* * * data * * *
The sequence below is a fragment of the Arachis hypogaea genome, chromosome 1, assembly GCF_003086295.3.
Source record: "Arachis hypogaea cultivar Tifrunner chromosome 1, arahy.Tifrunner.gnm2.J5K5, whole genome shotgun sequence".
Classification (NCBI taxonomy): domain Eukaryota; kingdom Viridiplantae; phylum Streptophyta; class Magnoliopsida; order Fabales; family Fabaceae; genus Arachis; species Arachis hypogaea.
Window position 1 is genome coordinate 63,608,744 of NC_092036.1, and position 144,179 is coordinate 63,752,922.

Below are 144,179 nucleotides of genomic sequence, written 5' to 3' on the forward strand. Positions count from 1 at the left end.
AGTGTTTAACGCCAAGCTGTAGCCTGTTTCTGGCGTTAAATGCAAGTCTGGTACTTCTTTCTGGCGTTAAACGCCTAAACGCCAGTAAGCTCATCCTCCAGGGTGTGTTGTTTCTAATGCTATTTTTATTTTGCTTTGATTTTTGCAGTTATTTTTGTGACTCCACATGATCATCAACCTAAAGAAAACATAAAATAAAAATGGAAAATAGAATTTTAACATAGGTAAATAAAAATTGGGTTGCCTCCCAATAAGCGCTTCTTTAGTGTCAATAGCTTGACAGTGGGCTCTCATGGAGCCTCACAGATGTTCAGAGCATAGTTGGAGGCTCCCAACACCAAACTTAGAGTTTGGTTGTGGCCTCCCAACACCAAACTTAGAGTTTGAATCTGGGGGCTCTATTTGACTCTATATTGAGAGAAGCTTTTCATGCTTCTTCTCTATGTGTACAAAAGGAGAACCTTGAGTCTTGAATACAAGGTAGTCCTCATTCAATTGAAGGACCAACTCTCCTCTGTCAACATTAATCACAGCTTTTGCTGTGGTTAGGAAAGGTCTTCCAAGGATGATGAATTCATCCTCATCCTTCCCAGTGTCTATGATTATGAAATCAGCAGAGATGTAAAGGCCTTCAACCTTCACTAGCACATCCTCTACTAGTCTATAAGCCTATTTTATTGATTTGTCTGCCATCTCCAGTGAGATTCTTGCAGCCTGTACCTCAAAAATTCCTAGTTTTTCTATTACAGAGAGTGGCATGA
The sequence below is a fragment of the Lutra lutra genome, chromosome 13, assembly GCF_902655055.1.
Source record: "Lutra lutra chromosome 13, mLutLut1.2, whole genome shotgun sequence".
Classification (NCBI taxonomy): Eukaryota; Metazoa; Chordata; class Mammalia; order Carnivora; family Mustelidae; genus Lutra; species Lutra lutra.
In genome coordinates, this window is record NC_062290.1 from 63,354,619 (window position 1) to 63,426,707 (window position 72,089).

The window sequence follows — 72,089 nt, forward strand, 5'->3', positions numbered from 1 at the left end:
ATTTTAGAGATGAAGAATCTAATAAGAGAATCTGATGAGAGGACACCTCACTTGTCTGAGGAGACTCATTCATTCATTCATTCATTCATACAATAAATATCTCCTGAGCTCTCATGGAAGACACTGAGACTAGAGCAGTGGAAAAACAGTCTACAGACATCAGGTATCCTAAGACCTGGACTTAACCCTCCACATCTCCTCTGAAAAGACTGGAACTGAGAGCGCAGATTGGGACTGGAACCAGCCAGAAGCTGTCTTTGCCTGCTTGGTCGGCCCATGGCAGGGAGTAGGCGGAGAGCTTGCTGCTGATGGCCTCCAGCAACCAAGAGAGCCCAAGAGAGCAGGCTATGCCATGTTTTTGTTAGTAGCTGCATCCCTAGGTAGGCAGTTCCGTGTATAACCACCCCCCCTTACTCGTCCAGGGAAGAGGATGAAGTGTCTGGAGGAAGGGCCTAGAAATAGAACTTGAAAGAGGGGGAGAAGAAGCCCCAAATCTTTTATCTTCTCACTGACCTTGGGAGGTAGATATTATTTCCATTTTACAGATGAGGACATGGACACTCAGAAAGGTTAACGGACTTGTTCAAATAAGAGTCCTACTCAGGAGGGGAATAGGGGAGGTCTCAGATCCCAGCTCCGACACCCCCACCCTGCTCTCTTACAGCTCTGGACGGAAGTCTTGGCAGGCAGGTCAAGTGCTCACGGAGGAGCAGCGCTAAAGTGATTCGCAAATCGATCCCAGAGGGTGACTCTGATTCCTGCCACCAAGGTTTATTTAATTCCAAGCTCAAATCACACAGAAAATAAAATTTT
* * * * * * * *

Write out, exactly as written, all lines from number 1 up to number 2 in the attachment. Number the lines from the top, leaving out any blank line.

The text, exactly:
The sequence below is a fragment of the Arachis hypogaea genome, chromosome 1, assembly GCF_003086295.3.
Source record: "Arachis hypogaea cultivar Tifrunner chromosome 1, arahy.Tifrunner.gnm2.J5K5, whole genome shotgun sequence".